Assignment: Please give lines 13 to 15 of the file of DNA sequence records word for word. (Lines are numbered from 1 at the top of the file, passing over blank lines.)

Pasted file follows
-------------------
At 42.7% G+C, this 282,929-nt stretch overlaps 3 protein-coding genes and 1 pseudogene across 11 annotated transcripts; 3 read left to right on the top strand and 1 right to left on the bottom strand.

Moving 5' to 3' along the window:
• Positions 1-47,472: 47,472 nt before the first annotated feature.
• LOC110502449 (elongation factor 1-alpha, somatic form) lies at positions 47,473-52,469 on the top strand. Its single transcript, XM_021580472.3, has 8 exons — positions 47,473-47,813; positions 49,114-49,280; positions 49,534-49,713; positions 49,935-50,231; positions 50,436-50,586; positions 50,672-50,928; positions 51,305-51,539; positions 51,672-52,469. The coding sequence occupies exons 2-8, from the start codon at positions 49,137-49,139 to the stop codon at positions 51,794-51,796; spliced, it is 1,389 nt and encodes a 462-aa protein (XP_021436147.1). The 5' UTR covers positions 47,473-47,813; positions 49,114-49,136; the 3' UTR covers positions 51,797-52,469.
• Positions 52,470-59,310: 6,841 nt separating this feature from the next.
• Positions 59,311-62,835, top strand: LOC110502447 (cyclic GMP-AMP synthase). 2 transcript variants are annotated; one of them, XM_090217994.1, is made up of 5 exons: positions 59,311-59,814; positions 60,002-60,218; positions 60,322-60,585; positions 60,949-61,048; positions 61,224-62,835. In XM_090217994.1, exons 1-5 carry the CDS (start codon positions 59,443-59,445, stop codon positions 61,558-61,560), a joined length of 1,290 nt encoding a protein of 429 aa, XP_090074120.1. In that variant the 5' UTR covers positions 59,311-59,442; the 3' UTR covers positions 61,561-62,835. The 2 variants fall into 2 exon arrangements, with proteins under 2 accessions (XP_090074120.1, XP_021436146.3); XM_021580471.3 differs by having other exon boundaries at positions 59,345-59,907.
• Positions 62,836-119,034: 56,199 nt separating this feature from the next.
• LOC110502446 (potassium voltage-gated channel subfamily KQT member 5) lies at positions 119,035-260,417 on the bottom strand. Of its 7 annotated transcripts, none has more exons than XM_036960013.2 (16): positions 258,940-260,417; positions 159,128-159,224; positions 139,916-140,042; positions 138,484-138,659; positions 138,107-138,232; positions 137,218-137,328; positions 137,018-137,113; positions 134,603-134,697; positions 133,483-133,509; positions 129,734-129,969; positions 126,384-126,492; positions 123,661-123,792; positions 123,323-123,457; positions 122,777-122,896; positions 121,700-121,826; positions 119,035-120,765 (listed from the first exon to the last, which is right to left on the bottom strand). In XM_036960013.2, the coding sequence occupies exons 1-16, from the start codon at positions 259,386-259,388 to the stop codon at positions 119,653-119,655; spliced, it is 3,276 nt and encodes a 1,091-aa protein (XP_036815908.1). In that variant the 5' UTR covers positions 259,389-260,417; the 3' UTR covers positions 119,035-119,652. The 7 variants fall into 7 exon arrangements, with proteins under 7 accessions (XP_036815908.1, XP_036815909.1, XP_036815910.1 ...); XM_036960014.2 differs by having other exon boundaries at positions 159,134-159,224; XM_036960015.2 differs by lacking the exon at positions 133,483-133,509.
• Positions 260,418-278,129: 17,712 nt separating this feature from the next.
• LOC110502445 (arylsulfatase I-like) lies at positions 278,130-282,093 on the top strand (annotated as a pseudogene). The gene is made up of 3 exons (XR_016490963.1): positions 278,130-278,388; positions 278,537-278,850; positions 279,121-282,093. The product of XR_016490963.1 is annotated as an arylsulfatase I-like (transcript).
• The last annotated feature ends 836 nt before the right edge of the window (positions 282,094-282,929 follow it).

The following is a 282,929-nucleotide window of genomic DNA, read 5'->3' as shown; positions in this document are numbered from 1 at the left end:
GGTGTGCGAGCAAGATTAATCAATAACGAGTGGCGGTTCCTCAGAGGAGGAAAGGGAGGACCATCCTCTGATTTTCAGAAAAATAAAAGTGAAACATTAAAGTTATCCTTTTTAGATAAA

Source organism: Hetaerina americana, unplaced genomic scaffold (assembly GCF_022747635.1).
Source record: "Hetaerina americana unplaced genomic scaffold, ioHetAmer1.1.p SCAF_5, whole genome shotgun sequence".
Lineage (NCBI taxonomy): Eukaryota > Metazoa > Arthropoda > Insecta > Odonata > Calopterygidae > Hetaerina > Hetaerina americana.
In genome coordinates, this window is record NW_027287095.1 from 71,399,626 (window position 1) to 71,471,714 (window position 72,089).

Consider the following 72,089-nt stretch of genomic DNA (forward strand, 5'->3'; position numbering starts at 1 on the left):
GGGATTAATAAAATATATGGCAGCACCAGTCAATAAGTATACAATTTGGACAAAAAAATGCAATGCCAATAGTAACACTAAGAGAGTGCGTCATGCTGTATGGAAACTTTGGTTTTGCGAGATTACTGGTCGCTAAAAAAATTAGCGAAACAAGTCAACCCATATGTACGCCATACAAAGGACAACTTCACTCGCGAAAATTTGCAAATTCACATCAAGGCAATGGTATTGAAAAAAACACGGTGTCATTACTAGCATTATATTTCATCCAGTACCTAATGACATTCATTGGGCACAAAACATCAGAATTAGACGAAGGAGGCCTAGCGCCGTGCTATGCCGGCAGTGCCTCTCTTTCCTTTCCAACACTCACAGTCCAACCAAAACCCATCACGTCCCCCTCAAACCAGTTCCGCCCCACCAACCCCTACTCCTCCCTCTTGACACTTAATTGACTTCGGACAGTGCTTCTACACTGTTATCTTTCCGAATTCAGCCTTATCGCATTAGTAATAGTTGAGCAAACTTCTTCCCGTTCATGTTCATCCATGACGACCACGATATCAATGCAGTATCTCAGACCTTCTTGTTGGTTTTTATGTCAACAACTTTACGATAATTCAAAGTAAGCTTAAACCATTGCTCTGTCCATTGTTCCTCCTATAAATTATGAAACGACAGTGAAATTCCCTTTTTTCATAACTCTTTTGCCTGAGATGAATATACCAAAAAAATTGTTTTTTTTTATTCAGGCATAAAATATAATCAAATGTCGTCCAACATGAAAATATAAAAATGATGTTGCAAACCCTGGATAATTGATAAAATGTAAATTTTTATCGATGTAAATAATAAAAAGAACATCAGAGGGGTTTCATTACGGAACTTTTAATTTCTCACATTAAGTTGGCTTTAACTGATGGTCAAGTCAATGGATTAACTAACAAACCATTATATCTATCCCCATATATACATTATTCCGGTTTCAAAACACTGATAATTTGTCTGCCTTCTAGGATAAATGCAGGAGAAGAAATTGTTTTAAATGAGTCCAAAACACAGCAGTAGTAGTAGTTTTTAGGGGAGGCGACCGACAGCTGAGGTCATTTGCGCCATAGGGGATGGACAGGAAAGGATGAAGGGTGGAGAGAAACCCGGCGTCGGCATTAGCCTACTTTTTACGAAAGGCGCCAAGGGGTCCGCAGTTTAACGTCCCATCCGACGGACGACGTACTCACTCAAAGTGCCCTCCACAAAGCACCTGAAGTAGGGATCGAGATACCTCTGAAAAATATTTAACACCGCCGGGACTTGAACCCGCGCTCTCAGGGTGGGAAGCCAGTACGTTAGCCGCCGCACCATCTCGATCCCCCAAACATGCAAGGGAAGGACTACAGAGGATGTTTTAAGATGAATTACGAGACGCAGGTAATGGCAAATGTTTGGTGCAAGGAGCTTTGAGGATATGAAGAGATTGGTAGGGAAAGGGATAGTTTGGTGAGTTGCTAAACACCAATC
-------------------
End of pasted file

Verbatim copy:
GGTGTGCGAGCAAGATTAATCAATAACGAGTGGCGGTTCCTCAGAGGAGGAAAGGGAGGACCATCCTCTGATTTTCAGAAAAATAAAAGTGAAACATTAAAGTTATCCTTTTTAGATAAA

Source organism: Hetaerina americana, unplaced genomic scaffold (assembly GCF_022747635.1).
Source record: "Hetaerina americana unplaced genomic scaffold, ioHetAmer1.1.p SCAF_5, whole genome shotgun sequence".